Tech CEOs Want Every Worker to Have a Permanent, Publicly-Available Job Performance File
It is also in line with a growing trend among tech companies that, spurred by work-from-home and hybrid work, are increasingly interested in quantifying employee performance. The most prominent example is Coinbase introducing an app so employees can constantly rate each other’s performances, a scenario even the normally cheery TechCrunch said “sounds rough.”
Over the last several years, there has been a boom in employee management software solutions such as Workday, Lattice, CultureAmp that are used across thousands of companies for performance reviews and other sensitive HR tasks. Technologically speaking, what Youakim and Hoffman are talking about is opening those confidential resources—or some condensed version of them that can be easily digested and analyzed—up to everyone. None of these HR software companies have indicated that they have any intention of doing this.
Laszlo Bock, Google’s former head of people operations—its term for HR—once described hiring as “a complete random mess.” In a 2013 interview he said, “Years ago, we did a study to determine whether anyone at Google is particularly good at hiring. We looked at tens of thousands of interviews, and everyone who had done the interviews and what they scored the candidate, and how that person ultimately performed in their job. We found zero relationship.” At its most charitable, the idea Hoffman and Youakim outlined would be to inject logic and statistical rigor to this random mess. But, experts who have studied hiring extensively draw a different conclusion, that it would allow this complete, random mess to follow workers their entire careers, affecting their job prospects, earning potential, and their broader lives.
This is widely acknowledged in HR circles today. The Society for Human Resource Management, the main professional society for HR professionals, specifically says that job performance reviews are not trustworthy and often demonstrate bias.
Carhart echoed these concerns. “Many companies’ employee performance management and assessment processes are ripe with bias, inaccuracies, and inconsistencies. And even while the HR industry has made great strides—and will continue to do so—to address these challenges, the fact remains that not all companies judge success and failure, good performance and poor performance, in the same way. They also aren’t measuring employees in the same way, on the same scale, or tracking the same metrics.”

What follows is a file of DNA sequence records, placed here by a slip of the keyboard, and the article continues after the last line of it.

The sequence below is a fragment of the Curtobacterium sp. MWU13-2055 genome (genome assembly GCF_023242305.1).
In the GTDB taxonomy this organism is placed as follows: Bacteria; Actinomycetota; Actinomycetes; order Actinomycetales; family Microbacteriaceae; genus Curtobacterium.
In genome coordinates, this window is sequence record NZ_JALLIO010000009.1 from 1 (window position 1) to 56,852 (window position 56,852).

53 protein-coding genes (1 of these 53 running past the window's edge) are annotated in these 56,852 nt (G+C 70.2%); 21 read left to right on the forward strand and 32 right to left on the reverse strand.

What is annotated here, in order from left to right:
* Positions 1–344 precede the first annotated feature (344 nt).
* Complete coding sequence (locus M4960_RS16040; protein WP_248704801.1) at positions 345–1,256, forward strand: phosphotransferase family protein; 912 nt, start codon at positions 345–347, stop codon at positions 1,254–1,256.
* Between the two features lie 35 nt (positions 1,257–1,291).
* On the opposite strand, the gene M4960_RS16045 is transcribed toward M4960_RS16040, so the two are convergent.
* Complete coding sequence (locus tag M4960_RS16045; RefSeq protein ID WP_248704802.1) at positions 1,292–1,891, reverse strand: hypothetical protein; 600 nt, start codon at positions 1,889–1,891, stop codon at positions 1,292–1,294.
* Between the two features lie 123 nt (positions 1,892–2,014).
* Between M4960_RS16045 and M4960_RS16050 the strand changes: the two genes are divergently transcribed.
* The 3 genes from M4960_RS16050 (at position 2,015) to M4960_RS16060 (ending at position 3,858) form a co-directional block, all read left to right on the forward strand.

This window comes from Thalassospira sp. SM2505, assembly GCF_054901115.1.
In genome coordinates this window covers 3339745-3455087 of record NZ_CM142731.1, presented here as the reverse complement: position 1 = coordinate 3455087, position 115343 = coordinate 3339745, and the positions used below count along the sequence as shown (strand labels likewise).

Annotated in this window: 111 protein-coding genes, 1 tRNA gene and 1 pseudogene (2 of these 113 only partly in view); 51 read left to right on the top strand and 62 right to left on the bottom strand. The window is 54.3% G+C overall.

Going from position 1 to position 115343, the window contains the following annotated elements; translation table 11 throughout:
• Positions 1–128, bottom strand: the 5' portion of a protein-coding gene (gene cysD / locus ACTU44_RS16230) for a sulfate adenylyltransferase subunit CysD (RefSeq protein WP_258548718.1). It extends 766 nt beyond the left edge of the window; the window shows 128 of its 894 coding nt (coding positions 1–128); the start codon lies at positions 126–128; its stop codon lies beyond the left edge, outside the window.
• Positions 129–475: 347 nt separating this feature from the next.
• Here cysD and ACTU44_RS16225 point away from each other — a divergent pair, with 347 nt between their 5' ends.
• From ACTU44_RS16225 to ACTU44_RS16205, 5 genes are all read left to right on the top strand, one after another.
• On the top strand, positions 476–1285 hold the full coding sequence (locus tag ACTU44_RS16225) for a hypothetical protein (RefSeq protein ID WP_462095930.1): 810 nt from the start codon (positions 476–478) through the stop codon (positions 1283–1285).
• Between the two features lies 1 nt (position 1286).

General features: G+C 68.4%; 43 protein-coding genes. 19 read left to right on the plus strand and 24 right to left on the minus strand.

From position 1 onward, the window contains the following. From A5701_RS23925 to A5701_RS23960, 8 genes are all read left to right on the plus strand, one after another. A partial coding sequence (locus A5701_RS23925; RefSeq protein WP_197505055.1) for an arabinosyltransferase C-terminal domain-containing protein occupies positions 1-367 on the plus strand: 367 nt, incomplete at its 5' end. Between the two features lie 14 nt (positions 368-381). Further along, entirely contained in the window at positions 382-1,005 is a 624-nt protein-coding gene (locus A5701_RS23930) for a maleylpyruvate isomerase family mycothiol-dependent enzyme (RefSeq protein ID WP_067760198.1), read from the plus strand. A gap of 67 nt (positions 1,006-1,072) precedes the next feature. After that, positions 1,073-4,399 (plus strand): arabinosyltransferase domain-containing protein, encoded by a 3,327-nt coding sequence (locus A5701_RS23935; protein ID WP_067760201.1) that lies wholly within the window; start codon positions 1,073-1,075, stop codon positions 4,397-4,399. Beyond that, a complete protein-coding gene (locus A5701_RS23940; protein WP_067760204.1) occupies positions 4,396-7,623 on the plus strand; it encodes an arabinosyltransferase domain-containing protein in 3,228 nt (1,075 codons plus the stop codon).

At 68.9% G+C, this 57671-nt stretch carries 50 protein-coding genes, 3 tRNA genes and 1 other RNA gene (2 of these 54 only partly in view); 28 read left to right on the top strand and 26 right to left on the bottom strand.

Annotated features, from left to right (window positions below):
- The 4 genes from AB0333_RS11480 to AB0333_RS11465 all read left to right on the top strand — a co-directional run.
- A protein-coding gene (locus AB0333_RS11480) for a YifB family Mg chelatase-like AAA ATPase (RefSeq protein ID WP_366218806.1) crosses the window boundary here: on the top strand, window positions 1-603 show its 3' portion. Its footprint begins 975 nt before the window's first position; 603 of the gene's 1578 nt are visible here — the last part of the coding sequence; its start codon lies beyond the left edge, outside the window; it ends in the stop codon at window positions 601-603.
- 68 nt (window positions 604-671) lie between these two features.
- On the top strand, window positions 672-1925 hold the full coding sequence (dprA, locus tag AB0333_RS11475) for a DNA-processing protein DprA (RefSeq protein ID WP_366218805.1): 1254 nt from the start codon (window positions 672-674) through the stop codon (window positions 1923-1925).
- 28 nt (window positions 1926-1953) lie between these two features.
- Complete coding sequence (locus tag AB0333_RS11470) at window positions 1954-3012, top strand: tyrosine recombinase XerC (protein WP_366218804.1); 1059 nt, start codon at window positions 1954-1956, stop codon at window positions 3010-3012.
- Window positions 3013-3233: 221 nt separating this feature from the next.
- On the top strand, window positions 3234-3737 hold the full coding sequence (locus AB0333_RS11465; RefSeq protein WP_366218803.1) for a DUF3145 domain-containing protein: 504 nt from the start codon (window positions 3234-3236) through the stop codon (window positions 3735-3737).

This echoed a point Hausknecht made about the co-op of data-sharing companies. It assumes people don’t change, that jobs require similar attributes, that a person’s experience at one company is relevant to another where they will be in a different environment with a different manager and different company culture. It assumes the problem to be solved is attracting the “right” worker, which is the wrong question. Google found that, as a result of its study, it was much easier and more effective to help underperforming managers improve rather than hiring new people. The problem, in other words, is not hiring more loyal workers, but fixing bad leaders.
More to the point, the idea of scoring workers across companies, Carhart argues, is regressive, pushing the HR industry backwards. “Performance abilities should be based on alignment to company culture, quality of management, and opportunities for growth,” he said in an email. “The idea of having ’a score’ goes back to when HR was seen as having a one-directional function and purpose—to be a resource to the company—as opposed to where we are now, where HR and People functions are strategic business partners to help facilitate the kind of people success that ultimately drives business success.”
Or, to put it a different way, “Just because we can track it, collect it, and ask about it,” Hausknecht said, “doesn’t necessarily mean we should.”
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